Title page for ETD etd-61497-18756

Type of Document Dissertation
Author Bell, Kenneth W.
Author's Email Address kbell@swva.net
URN etd-61497-18756
Title The Relationship Between Perceived Physical Competence and the Physical Activity Patterns of Fifth and Seventh Grade Children
Degree PhD
Department Teaching and Learning
Advisory Committee
Advisor Name Title
Niles, Jerome A.
Singh, Kusum
Stratton, Richard K.
Stremmel, Andrew J.
Graham, George M. Committee Chair
  • Perceived Competence
  • Physical Activity
  • Self-Efficacy
  • Children
Date of Defense 1997-06-30
Availability unrestricted
This study examined the relationship between the perceptions of

physical competence and patterns of physical activity of 83 5th and 7th grade

children in one school in rural southwest Virginia. Gender and grade level

differences in perceptions of competence and physical activity patterns were

also investigated.

The Perceived Physical Competence Subscale for Children (PPCSC)

(Harter, 1982) was modified to measure children's perceptions of physical

competence (26 self-efficacy questions). Children's patterns of physical activity

were measured by a modification to Sallis & McKenzie's Self Administered

Physical Activity Checklist (SAPAC). Each item on the PPCSC was matched

with an activity on the SAPAC scale. Modifications to both scales were made as

a result of pilot testing performed with the sample population.A significant positive linear relationship was found between children's

perceptions of competence and their amount of physical activity. Significant

positive correlations were also found for a number of self-efficacy measures and

the amount of time children chose to engage in these specific activities.

Significant gender differences were found between boys and girls in

overall perceptions of competence, as well as in a number of self-efficacy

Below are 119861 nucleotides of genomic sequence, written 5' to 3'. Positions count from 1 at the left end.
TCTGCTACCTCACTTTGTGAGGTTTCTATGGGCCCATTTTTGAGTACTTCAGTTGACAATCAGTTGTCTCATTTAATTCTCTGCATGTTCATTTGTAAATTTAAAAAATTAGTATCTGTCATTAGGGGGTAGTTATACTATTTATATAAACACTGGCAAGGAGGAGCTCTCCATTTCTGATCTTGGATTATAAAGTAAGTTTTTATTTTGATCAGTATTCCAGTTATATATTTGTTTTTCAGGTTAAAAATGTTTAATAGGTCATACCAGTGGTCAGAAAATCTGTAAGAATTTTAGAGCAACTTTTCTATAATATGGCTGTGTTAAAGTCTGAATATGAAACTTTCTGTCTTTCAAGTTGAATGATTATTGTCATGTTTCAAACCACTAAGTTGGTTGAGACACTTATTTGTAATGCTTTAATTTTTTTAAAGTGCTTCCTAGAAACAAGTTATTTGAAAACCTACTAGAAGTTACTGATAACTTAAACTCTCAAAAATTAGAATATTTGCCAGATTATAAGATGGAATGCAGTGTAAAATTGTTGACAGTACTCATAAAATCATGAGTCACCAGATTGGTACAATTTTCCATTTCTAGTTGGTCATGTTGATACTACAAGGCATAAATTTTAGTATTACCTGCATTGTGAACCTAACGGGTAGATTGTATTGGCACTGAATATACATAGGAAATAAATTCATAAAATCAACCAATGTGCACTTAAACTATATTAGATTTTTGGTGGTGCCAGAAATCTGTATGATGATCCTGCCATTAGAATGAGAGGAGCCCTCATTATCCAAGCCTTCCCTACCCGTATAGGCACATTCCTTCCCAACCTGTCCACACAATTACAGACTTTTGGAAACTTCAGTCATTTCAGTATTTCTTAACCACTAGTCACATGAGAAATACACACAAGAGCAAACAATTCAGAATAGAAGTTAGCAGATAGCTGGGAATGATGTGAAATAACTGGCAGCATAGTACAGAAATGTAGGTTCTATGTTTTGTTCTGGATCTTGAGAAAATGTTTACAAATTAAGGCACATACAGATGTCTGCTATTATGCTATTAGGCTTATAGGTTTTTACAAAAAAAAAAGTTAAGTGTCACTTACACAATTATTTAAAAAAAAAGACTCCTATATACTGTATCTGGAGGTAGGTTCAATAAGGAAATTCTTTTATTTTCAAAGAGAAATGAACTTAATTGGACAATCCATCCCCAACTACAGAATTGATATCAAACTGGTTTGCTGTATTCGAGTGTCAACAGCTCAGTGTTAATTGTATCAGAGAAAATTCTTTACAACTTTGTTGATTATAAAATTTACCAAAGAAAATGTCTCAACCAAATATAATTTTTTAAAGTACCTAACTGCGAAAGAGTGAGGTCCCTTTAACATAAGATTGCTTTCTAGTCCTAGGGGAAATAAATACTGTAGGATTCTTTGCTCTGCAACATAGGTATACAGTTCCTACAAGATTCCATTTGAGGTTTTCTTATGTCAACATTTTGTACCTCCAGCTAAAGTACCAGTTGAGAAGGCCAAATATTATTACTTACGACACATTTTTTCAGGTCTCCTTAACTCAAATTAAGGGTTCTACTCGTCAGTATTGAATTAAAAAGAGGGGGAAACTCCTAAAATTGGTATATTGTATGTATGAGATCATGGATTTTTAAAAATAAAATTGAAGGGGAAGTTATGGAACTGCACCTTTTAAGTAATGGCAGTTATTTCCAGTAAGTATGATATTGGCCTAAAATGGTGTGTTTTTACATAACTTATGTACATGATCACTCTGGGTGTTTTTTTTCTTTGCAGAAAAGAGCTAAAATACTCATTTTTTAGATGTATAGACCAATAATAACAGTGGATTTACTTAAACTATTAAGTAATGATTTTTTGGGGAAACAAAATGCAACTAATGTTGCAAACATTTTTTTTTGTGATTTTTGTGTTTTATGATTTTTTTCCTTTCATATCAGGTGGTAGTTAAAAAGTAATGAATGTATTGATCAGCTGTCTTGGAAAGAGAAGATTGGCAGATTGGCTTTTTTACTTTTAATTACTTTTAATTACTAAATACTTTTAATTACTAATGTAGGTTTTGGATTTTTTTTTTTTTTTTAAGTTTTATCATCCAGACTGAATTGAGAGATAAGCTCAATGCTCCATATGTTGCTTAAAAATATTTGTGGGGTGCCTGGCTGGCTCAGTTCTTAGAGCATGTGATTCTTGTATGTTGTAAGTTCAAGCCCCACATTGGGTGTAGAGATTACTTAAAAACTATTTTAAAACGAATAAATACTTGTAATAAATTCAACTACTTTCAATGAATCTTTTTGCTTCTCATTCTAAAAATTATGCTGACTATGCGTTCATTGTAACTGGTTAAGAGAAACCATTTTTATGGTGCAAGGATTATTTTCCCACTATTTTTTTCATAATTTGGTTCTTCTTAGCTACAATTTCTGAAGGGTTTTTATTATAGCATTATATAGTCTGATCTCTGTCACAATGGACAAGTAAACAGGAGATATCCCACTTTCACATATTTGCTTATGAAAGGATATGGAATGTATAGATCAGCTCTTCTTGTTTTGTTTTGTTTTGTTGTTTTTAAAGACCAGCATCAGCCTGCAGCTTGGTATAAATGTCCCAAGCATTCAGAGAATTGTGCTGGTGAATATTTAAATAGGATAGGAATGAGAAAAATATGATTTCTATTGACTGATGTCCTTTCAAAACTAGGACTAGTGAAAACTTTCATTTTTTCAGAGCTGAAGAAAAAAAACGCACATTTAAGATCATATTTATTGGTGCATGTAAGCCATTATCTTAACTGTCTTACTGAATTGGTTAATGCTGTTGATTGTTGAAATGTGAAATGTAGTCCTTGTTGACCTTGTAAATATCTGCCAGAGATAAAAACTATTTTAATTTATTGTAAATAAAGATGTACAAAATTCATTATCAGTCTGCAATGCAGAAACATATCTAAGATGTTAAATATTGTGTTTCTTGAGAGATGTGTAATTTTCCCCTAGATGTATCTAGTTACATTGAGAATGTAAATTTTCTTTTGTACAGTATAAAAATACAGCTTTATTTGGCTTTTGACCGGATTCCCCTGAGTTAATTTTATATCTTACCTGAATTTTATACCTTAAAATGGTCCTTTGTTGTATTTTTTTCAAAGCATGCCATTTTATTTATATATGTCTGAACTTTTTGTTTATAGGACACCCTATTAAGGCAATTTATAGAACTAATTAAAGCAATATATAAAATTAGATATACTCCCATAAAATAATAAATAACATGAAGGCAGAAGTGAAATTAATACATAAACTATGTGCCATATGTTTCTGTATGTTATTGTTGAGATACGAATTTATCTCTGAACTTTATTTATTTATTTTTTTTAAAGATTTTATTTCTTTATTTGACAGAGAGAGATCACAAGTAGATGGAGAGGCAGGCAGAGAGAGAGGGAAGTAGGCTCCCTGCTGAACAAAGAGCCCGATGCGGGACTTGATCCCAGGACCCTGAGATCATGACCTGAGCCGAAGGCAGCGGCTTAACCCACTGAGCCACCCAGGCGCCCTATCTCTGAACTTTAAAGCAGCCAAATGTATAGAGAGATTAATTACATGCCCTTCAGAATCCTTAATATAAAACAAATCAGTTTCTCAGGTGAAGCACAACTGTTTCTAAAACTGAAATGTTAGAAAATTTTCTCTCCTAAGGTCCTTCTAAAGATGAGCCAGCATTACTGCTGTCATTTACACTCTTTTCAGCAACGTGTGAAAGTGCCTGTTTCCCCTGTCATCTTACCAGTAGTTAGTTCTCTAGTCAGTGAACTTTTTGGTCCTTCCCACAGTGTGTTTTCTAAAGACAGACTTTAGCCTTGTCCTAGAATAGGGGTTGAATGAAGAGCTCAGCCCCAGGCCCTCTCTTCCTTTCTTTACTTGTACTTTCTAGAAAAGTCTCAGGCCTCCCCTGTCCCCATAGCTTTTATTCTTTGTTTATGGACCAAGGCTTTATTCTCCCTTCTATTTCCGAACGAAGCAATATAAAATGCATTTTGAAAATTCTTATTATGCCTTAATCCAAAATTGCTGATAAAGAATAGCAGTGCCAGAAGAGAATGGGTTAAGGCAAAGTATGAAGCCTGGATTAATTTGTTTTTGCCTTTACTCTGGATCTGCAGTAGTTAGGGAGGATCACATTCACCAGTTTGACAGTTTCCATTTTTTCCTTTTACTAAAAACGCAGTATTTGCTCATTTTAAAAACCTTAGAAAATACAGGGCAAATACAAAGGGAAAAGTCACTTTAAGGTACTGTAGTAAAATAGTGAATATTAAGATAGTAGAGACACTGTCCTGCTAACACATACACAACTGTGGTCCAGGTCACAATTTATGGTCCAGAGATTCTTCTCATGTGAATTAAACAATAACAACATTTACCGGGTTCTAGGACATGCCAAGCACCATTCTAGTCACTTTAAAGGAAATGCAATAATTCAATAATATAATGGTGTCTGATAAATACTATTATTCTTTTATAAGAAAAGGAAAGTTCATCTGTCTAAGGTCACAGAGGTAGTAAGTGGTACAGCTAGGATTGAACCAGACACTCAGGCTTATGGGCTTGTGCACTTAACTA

measures. Boys were typically higher is self-efficacy on most physical activities

with the exception of gymnastics, dance, and jump rope. The 7th grade boys

had the highest perceptions of competence, while 7th grade girls were the

lowest of all four groups.

These perceptions of competence were reflected in whether children

chose to participate in an activity or not. Children generally chose to engage in

activities that they perceived themselves competent . There also appear to be

very powerful socio-cultural influences on the types of activities that boys and

girls choose (Lirgg, 1992). Girls were significantly more active in health

enhancing lifetime physical activities such as walking, jogging, and bicycling,

and chose activities of a lower intensity level than boys.

Contrary to the literature, this study found no significant differences in the

total amount of physical activity between boys and girls. It was hypothesized

that the rural setting in which this study was conducted may have influenced this

outcome. No significant differences were found between grades in perceptions

of competence or physical activity time.

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